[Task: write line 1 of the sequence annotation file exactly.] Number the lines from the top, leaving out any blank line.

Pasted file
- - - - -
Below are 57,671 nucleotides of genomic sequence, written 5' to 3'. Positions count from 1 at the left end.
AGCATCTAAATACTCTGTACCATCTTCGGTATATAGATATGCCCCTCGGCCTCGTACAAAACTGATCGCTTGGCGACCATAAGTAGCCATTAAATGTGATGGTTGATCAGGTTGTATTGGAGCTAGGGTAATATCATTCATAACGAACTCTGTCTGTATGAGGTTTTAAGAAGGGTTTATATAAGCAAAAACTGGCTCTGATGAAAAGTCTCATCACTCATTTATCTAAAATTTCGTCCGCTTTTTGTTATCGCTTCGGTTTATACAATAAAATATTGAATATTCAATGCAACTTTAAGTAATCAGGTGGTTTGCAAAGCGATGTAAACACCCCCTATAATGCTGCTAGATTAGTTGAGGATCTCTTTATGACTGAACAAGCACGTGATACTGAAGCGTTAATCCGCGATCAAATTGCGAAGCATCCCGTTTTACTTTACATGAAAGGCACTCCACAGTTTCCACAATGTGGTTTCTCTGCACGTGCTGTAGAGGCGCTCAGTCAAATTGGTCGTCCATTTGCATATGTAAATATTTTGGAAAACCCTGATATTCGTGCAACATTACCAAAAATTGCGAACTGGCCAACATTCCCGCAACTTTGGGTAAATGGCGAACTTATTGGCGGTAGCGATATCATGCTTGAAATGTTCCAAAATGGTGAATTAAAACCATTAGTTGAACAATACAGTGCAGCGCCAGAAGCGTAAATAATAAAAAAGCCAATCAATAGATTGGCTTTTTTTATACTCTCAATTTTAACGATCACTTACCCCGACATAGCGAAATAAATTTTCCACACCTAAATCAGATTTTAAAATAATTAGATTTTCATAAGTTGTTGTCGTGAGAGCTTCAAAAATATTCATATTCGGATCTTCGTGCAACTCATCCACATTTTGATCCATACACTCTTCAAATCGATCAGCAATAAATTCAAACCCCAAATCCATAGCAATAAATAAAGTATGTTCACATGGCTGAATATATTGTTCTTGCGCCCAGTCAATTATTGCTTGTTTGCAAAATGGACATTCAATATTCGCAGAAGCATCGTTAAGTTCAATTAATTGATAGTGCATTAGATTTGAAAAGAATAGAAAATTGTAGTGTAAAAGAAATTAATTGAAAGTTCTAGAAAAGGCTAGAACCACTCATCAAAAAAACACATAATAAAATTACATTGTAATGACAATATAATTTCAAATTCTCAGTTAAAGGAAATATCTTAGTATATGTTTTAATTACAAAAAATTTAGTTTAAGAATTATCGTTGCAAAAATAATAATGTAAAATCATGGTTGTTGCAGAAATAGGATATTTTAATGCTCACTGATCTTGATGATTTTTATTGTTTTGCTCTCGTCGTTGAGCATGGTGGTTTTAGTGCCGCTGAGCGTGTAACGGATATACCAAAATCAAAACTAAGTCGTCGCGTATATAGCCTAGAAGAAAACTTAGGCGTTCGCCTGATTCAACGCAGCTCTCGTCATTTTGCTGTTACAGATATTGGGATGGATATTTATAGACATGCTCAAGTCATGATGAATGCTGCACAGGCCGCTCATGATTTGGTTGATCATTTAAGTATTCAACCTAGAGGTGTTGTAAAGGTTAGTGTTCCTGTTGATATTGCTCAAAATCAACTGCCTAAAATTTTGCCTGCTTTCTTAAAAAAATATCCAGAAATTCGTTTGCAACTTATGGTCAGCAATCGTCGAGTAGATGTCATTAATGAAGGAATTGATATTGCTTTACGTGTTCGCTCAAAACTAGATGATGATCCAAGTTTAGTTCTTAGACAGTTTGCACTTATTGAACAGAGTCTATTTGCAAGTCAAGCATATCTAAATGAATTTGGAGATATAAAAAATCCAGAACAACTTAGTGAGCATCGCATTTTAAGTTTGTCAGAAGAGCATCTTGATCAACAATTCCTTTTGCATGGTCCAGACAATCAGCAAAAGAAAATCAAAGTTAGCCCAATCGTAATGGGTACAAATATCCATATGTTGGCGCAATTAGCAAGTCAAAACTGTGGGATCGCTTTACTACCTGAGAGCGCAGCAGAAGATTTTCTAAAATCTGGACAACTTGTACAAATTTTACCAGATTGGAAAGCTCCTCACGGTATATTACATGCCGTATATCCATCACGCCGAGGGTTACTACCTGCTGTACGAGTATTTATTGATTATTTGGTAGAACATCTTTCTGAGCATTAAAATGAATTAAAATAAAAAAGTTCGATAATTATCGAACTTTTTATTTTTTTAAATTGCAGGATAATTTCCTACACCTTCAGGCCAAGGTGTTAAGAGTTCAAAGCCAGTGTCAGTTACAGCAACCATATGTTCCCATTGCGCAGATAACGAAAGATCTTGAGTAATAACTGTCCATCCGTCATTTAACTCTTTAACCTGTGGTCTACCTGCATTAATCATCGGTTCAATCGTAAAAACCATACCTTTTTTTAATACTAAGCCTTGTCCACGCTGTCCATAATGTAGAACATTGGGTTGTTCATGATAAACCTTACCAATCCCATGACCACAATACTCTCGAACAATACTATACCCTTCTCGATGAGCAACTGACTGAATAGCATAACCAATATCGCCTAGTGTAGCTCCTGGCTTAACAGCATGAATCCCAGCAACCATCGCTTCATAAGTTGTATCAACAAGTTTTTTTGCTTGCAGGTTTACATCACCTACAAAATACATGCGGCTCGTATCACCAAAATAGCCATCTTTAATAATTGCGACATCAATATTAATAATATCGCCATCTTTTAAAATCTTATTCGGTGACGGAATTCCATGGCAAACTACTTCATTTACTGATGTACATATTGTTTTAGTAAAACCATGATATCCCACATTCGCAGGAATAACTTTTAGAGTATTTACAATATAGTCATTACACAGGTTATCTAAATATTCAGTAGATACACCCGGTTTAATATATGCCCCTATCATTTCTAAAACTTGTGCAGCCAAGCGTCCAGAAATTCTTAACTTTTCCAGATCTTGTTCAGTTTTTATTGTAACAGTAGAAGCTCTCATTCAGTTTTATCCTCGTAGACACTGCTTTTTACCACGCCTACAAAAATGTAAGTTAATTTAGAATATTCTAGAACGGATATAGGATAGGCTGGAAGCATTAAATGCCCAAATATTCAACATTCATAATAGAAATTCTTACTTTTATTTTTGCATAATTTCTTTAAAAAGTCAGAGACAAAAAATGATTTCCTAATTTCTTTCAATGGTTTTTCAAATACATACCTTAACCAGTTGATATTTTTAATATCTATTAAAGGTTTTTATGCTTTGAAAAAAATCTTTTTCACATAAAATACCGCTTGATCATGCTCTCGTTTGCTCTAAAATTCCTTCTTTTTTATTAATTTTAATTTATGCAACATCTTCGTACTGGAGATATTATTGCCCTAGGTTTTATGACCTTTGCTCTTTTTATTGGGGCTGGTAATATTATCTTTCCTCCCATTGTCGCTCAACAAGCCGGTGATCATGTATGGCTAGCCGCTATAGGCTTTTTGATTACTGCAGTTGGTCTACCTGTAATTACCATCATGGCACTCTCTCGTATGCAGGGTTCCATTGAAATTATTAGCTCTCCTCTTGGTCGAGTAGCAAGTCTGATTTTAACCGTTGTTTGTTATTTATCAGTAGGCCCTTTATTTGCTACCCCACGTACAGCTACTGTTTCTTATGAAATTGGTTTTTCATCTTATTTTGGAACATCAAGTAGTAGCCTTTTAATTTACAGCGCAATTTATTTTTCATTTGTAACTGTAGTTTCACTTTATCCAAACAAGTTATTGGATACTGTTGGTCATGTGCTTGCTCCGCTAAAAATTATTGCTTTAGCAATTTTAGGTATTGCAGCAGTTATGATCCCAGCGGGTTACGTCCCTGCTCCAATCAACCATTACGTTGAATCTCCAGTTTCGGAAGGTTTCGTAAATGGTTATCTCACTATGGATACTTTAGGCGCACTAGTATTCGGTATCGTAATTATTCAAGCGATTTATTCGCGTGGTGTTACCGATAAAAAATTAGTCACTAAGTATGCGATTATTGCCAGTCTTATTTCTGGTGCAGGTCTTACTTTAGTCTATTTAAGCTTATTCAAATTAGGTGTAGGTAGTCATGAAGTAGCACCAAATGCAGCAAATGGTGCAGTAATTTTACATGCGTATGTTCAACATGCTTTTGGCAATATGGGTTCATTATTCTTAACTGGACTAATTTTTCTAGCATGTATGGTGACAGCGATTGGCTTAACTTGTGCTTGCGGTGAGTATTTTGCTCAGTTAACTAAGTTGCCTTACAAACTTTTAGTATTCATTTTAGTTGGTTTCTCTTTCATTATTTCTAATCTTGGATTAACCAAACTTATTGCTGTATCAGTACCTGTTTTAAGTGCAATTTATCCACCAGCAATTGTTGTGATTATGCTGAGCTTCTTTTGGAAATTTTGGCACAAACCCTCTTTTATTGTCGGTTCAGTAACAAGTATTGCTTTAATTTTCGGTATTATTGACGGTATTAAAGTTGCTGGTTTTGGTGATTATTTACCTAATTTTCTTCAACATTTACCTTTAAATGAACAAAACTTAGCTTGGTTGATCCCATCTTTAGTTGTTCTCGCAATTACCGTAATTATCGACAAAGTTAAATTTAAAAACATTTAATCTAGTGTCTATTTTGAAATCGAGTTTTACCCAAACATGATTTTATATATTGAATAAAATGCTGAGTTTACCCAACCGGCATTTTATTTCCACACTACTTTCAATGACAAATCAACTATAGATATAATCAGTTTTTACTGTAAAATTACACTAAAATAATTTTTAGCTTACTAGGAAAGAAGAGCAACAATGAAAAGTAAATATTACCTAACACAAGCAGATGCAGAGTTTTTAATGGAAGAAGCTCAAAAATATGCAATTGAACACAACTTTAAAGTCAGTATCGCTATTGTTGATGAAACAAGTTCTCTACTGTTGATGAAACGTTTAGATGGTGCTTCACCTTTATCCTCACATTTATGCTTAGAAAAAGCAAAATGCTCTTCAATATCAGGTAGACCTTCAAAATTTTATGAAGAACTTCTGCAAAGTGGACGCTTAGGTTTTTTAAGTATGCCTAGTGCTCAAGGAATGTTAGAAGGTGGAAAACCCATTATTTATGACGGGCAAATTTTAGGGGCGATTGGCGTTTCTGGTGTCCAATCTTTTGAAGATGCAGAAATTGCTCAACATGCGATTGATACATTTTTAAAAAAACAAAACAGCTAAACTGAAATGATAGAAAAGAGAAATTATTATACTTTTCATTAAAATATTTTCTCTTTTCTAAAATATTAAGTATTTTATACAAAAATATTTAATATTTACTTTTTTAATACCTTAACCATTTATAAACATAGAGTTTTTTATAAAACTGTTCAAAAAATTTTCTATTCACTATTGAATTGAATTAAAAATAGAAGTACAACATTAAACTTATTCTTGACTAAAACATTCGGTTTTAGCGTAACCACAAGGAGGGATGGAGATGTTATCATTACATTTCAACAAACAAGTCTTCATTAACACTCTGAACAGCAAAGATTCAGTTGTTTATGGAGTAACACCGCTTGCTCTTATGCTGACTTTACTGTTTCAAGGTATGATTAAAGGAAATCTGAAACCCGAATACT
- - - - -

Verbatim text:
Below are 57,671 nucleotides of genomic sequence, written 5' to 3'. Positions count from 1 at the left end.